This two storeyed stone residence was erected c. 1865 at Breakfast Creek for Brisbane businessman James Robert Dickson. Dickson appeared to be living at Breakfast Creek by March 1865, and references to the Dicksons at Toorak appear later that year.
The Breakfast Creek is a small urban stream that is a tributary of the Brisbane River, located in suburban Brisbane in the South East region of Queensland, Australia.
Brisbane is the capital of and the most populated city in the Australian state of Queensland, and the third most populous city in Australia. Brisbane's metropolitan area has a population of approximately 2.5 million, and the South East Queensland metropolitan region, centred on Brisbane, encompasses a population of more than 3.6 million.
Sir James Robert Dickson, was an Australian politician and businessman, the 13th Premier of Queensland and a member of the first federal ministry.
Dickson arrived in Brisbane in 1862, and was in business with Arthur Martin as an auctioneer and land agent until August 1864 when the partnership was dissolved. Martin continued business under his own name, and Dickson formed a new partnership with James Duncan, as general auctioneers and land and commission agents. The firms of A Martin and Dickson and Duncan appear to have been responsible for much of the land subdivision and sales in Brisbane during the mid-late 1860s. Dickson entered the Queensland Legislative Assembly in 1873 as the Member for Enoggera, and held various offices until he resigned in 1887. After failing to regain a seat in the 1888 colonial election, Dickson did not re-enter politics until 1892 when he won the seat of Bulimba. Dickson became Queensland Premier in October 1898, holding this position until December 1899. A strong advocate of Federation, Dickson was a member of the Australian delegation to England for the passage of the Commonwealth bill through the Imperial parliament. Dickson was a member of the first Federal Parliament and appointed the first Commonwealth Minister of Defence. Dickson was involved also in various companies including the Royal Bank of Queensland, the Brisbane Permanent Building and Banking Society, Queensland Trustees and the Queensland Insurance and Land Mortgage Company. Knighted on the day of Federation, he died 10 days later.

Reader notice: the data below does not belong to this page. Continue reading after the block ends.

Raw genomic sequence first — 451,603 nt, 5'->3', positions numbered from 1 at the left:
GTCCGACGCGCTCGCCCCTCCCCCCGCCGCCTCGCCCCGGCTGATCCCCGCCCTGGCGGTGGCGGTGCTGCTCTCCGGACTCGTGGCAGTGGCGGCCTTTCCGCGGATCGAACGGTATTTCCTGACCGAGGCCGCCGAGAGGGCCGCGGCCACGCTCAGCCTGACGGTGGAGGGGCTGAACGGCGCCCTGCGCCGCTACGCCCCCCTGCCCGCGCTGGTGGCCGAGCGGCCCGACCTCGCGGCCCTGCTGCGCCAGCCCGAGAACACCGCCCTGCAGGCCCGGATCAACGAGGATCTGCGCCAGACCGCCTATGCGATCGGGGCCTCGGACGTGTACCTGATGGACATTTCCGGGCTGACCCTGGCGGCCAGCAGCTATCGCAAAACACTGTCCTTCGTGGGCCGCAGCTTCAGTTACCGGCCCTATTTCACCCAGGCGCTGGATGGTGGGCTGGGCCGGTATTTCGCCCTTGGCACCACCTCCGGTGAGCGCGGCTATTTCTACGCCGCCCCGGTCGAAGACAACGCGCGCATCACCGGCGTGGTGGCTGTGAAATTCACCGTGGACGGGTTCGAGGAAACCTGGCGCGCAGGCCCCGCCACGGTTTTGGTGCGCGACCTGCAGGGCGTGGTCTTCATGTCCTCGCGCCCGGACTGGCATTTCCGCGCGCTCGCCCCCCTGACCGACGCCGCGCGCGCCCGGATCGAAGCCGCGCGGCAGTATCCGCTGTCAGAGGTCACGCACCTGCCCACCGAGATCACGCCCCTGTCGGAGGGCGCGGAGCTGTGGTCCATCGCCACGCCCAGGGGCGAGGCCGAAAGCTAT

Enoggera was an electoral district of the Legislative Assembly in the Australian state of Queensland. It existed from 1873 to 1950 and centred on the suburb of Enoggera in Brisbane.
Elections were held in the Australian state of Queensland between 28 April 1888 and 26 May 1888 to elect the members of the state's Legislative Assembly.
Bulimba is an electoral district of the Legislative Assembly in the Australian state of Queensland.